Effective presidencies are all alike; ineffective presidencies are ineffective in their own ways. Recounting and explaining why the Trump presidency is ineffective has become a cottage industry. Two recent books, John Bolton’s The Room Where It Happened and Mary Trump’s Too Much and Never Enough: How My Family Created the World’s Most Dangerous Man are the latest of a collection of expose books on Donald Trump that describe a dysfunctional presidency and why. While Bolton describes the Trump presidency, Mary Trump offers the reader a psychological portrait of a president as a young person, locating the roots of a troubled presidency in a troubled upbringing where the worst of Donald Trump’s behavior which is presently reinforced by his staff was originally imprinted upon him by his family, and especially his complicated relationship with his father
Biographies of effective presidents tell the same story. James MacGregor Burns, perhaps the best scholar on presidents ever tells in Leadership that the mark of all great leaders is a set of skills that include selflessness, an ethical vision, and an understanding of needs and beliefs of their followers. Simply put: Leaders put themselves second, the people they serve first, and they exercise power guided by principle. Others, such as Richard Neustadt’s Presidential Power, locate the core of presidential authority in the power to persuade, with a cluster of similar factors determining effectiveness and greatness in a presidency. Stephen Skowronek echoes much of what Burns and Neustadt argue, while also emphasizing historical context as key to what makes for a great president. The lessons of history tell us what matters in determining what are the attributes and traits of an effective presidency.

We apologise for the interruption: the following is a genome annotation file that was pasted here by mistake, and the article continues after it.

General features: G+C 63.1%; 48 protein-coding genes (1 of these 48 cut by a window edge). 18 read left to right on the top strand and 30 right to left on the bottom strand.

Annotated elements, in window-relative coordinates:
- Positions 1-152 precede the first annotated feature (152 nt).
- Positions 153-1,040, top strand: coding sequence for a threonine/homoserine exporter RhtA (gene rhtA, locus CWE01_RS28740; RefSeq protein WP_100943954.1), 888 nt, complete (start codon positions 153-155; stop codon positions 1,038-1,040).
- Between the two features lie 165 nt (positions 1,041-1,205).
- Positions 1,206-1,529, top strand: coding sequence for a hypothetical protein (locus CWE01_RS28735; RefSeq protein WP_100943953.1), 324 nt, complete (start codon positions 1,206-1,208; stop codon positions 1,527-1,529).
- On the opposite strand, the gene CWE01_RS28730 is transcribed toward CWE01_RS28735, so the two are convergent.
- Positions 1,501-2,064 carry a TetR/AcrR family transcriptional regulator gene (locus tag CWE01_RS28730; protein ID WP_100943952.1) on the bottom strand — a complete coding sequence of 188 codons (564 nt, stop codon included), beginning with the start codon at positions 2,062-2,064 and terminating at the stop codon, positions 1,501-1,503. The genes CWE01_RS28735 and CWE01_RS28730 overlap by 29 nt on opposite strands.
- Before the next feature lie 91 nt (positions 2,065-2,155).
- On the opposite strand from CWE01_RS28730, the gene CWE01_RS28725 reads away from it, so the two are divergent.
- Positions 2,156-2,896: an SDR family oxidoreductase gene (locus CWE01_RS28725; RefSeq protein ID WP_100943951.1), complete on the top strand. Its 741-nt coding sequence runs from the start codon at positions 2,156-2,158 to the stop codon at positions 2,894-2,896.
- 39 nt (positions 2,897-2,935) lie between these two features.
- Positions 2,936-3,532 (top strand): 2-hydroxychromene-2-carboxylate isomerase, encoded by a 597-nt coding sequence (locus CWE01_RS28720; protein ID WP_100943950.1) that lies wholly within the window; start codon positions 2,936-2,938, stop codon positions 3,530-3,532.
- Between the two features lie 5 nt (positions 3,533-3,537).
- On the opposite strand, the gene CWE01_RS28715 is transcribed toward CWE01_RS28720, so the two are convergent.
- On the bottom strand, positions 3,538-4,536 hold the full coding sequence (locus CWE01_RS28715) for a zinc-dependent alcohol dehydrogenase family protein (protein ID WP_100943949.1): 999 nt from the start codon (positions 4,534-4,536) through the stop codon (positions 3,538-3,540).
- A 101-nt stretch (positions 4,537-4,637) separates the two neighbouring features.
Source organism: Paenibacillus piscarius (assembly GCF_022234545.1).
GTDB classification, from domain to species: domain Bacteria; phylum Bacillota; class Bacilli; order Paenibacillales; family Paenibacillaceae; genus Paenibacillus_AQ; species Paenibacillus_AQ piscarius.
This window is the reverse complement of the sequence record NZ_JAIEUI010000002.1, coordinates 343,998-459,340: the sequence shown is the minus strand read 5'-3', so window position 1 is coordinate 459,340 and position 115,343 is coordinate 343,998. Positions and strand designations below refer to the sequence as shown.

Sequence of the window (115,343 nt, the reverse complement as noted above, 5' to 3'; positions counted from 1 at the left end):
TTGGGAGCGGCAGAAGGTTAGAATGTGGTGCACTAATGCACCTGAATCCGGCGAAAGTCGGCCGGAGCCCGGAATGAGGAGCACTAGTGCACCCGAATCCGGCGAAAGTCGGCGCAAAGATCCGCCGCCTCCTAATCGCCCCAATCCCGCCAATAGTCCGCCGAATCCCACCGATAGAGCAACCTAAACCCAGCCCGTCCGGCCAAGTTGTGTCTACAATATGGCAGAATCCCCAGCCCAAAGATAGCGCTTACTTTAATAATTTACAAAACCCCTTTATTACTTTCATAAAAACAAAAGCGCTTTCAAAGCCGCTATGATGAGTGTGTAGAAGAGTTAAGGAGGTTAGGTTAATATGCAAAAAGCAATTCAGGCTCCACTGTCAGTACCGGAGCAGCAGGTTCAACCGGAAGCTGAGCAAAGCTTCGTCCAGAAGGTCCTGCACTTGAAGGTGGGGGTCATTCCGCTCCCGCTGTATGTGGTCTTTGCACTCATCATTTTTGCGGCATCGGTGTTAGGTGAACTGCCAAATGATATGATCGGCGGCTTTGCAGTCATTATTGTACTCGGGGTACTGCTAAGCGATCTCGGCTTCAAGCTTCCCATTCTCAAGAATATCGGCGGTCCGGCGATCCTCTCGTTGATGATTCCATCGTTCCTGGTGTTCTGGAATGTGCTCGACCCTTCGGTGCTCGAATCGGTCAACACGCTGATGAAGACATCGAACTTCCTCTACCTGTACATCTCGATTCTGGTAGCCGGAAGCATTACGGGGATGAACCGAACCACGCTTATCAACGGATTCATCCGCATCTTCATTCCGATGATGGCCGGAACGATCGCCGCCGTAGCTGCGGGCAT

Yet while effective presidencies share common traits, as Leo Tolstoy nicely stated in Anna Karenina’s opening line “Happy families are all alike; every unhappy family is unhappy in its own way.” Among the worst presidents, James Buchannan, Andrew Johnson, and Richard Nixon there was a unique Hamlet like fatal flaw that doomed them, with the source of their problems located in their personalities and characters. Erik Erickson’s Young Man Luther was the first in a line of powerful psychobiographies that located adult behavior and struggles in family upbringing and lessons learned as adolescents. James David Barber’s Presidential Character applies psychobiography to the study of upbringing to explain presidential behavior. All presidents have the same constitutional powers, yet some perform better than others and we can locate in family upbringing the source of why some do what they do and whether they learn the skills needed to be good leaders.